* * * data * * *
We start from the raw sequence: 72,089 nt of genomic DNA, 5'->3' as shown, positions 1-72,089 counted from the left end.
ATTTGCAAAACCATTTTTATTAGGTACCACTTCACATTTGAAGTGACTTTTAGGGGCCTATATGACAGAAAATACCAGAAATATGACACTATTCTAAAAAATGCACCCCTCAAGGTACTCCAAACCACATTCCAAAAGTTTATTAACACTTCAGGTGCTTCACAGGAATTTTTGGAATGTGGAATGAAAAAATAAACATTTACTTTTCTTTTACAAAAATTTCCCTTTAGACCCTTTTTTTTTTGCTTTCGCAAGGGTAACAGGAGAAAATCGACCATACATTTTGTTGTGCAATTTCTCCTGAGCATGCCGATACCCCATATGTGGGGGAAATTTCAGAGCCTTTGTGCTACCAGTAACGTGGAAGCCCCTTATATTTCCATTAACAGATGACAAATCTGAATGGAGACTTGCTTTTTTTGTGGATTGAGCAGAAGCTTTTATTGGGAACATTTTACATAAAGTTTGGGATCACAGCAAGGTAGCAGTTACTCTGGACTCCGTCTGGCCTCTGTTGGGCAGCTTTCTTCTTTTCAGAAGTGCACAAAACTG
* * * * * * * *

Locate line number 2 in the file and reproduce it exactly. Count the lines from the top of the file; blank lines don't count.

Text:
ATTTGCAAAACCATTTTTATTAGGTACCACTTCACATTTGAAGTGACTTTTAGGGGCCTATATGACAGAAAATACCAGAAATATGACACTATTCTAAAAAATGCACCCCTCAAGGTACTCCAAACCACATTCCAAAAGTTTATTAACACTTCAGGTGCTTCACAGGAATTTTTGGAATGTGGAATGAAAAAATAAACATTTACTTTTCTTTTACAAAAATTTCCCTTTAGACCCTTTTTTTTTTGCTTTCGCAAGGGTAACAGGAGAAAATCGACCATACATTTTGTTGTGCAATTTCTCCTGAGCATGCCGATACCCCATATGTGGGGGAAATTTCAGAGCCTTTGTGCTACCAGTAACGTGGAAGCCCCTTATATTTCCATTAACAGATGACAAATCTGAATGGAGACTTGCTTTTTTTGTGGATTGAGCAGAAGCTTTTATTGGGAACATTTTACATAAAGTTTGGGATCACAGCAAGGTAGCAGTTACTCTGGACTCCGTCTGGCCTCTGTTGGGCAGCTTTCTTCTTTTCAGAAGTGCACAAAACTG